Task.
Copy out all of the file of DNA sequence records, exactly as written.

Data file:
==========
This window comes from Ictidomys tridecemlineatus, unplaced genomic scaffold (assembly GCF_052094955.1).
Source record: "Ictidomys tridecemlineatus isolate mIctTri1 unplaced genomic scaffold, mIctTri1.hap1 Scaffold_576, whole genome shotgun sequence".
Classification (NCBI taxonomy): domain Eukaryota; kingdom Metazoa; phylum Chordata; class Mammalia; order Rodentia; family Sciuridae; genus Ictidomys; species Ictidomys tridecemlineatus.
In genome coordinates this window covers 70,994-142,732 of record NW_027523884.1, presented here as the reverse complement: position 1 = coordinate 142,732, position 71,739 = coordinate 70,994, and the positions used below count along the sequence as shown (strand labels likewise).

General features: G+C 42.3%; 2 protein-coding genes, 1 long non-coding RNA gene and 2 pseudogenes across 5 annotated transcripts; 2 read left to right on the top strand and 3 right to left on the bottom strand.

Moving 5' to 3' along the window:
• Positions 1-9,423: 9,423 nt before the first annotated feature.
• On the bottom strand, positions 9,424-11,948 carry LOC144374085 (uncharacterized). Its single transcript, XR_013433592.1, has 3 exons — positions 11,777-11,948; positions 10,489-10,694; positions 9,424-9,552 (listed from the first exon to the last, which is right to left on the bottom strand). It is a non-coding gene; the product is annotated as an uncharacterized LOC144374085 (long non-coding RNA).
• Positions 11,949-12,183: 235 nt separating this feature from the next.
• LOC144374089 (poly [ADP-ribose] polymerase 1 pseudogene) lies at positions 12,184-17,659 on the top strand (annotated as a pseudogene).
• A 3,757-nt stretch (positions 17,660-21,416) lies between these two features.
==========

This window comes from Ictidomys tridecemlineatus, unplaced genomic scaffold (assembly GCF_052094955.1).
Source record: "Ictidomys tridecemlineatus isolate mIctTri1 unplaced genomic scaffold, mIctTri1.hap1 Scaffold_576, whole genome shotgun sequence".
Classification (NCBI taxonomy): domain Eukaryota; kingdom Metazoa; phylum Chordata; class Mammalia; order Rodentia; family Sciuridae; genus Ictidomys; species Ictidomys tridecemlineatus.
In genome coordinates this window covers 70,994-142,732 of record NW_027523884.1, presented here as the reverse complement: position 1 = coordinate 142,732, position 71,739 = coordinate 70,994, and the positions used below count along the sequence as shown (strand labels likewise).

General features: G+C 42.3%; 2 protein-coding genes, 1 long non-coding RNA gene and 2 pseudogenes across 5 annotated transcripts; 2 read left to right on the top strand and 3 right to left on the bottom strand.

Moving 5' to 3' along the window:
• Positions 1-9,423: 9,423 nt before the first annotated feature.
• On the bottom strand, positions 9,424-11,948 carry LOC144374085 (uncharacterized). Its single transcript, XR_013433592.1, has 3 exons — positions 11,777-11,948; positions 10,489-10,694; positions 9,424-9,552 (listed from the first exon to the last, which is right to left on the bottom strand). It is a non-coding gene; the product is annotated as an uncharacterized LOC144374085 (long non-coding RNA).
• Positions 11,949-12,183: 235 nt separating this feature from the next.
• LOC144374089 (poly [ADP-ribose] polymerase 1 pseudogene) lies at positions 12,184-17,659 on the top strand (annotated as a pseudogene).
• A 3,757-nt stretch (positions 17,660-21,416) lies between these two features.